Ross Douthat: Better in a Crisis

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Jan. 12 2011 11:39 AM

Ross Douthat: Better in a Crisis

The blogger Who Is IOZ?—scourge of


and the reasonable and

punditry that goes along with it—gave a

to the New York Times' Ross Douthat this week, for the columnist's

to the Arizona shooting spree:

I can't exactly endorse the conclusions of his last couple of paragraphs, but since I so often pick on the guy, I want to give credit where due.

It seems

to second that. There's still plenty to argue with in the column. As Dave Bry

, Douthat's description of assassins' mental landscapes as "stranger than any Glenn Beck monologue" rather underestimates the strangeness of Beck's world view (and how congenial it was to

). But overall, it was a respectable effort from a columnist who isn't always the easiest to respect—a dose of honest-sounding opinion informed by fact and history:

Lee Harvey Oswald was not a right-winger, not a John Bircher, not a segregationist. Instead, he was a Marxist of sorts (albeit one disillusioned by his experiences in Soviet Russia), an activist on behalf of Castro’s Cuba, and a man whose previous plot had been aimed at a far-right ex-general named Edwin Walker. The anti-Kennedy excesses of Texas conservatives were real enough, but the president’s assassin acted on a far more obscure set of motivations.

This sudden use of nuance (not some insincere, dutiful rhetorical "balance") reminded me of Douthat's

to the Wikileaks story—the leaks part of the story, not the rape-charges part. Douthat argued that Julian Assange, while "not a terrorist," mirrored al Qaeda's desire to antagonize an "American empire" into greater imperialism and injustice, "in the hopes that the system will eventually collapse under its own weight":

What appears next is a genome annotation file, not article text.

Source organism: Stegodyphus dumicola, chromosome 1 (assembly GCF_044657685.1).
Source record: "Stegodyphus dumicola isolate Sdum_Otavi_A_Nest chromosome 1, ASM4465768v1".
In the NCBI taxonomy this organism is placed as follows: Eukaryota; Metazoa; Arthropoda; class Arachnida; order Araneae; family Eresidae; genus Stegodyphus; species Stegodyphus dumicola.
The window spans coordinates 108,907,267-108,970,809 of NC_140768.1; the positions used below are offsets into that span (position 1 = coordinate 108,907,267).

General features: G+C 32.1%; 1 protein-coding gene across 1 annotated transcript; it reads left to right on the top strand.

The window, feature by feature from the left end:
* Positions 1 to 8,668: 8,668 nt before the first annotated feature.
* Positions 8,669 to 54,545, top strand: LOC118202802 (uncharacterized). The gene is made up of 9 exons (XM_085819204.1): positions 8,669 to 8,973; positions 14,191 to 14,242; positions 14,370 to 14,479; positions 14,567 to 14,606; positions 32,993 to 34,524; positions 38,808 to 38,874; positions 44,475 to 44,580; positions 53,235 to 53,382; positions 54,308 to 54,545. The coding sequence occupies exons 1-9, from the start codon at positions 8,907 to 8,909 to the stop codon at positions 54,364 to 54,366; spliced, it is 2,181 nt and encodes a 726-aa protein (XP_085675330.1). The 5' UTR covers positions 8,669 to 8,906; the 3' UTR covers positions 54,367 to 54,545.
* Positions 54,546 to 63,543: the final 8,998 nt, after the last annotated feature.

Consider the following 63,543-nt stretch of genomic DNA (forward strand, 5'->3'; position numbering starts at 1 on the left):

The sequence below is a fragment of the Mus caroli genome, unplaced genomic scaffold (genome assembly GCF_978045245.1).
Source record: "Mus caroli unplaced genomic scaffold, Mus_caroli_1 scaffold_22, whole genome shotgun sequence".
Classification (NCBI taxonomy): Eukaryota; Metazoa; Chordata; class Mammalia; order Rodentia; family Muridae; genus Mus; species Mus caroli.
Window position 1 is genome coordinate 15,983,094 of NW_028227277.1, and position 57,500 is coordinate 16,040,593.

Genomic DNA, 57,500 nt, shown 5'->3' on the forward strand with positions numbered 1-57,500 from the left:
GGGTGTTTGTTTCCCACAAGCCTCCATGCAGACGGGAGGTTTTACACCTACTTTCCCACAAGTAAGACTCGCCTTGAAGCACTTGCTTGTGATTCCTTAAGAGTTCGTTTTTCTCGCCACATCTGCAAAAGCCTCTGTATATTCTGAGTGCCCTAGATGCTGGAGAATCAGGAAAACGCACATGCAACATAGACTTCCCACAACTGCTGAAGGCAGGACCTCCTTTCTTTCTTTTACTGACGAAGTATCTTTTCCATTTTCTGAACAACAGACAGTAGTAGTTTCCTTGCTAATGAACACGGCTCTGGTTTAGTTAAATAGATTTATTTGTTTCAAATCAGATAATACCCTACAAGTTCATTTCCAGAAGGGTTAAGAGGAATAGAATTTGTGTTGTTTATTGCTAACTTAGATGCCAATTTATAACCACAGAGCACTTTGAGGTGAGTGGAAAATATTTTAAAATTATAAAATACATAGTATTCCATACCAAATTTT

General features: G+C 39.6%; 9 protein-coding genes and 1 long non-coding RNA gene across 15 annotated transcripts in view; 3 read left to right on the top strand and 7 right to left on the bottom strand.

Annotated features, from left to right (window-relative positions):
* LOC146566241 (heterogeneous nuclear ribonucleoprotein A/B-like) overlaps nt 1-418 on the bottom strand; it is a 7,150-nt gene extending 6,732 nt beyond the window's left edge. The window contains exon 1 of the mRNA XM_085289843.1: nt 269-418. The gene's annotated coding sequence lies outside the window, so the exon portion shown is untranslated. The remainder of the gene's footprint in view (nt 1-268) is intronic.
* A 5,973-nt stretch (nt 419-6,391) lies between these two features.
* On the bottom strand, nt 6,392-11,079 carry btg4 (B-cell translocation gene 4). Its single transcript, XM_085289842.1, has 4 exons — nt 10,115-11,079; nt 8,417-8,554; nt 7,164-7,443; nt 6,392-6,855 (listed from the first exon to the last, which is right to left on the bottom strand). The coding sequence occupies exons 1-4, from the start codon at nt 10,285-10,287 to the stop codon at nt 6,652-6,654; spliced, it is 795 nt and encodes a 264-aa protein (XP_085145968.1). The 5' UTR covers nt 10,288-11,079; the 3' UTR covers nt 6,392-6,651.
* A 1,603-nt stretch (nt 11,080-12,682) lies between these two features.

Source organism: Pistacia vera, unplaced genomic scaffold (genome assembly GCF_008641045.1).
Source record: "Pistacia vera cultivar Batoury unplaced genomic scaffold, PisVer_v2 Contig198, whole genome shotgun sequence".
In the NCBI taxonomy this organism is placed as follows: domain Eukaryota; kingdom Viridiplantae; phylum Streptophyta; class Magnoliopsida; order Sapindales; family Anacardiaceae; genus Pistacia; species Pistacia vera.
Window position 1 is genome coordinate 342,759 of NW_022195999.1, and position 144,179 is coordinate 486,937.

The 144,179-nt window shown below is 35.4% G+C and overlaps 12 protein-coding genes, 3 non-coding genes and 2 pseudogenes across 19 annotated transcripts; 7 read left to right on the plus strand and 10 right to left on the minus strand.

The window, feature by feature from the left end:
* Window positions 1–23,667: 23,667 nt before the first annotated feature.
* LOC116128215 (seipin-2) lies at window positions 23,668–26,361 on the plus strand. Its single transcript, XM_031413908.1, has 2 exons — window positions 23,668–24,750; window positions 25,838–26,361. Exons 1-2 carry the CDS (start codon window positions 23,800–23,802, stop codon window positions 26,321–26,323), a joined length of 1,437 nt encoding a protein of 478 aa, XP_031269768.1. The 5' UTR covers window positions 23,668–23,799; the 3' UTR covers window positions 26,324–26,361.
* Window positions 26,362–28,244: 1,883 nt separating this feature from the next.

The problem, though, is that the American national security state is almost certainly more resilient than either Assange or Osama bin Laden seems to think. Which means that their efforts at sabotage have little chance (by design) of prompting any actual reforms in the system they despise, a vanishingly small chance of actually bringing the whole thing to its knees — and a substantial chance of just making life worse for everybody, inside and outside the United States government alike.

How is this the same writer who bumbled around tying himself in knots trying to intellectualize his

or his

from Lower Manhattan? Faced with a complicated story, in which there weren't straightforward party-line answers, the conservative columnist came up with a sharp, liberal-informed-by-leftism critique—one without a trace of his usual Panglossian complacency.

Now, again, a messy event comes along, and Douthat more or less rises to the occasion. Apparently he's a much better thinker when he doesn't know what he's supposed to think.


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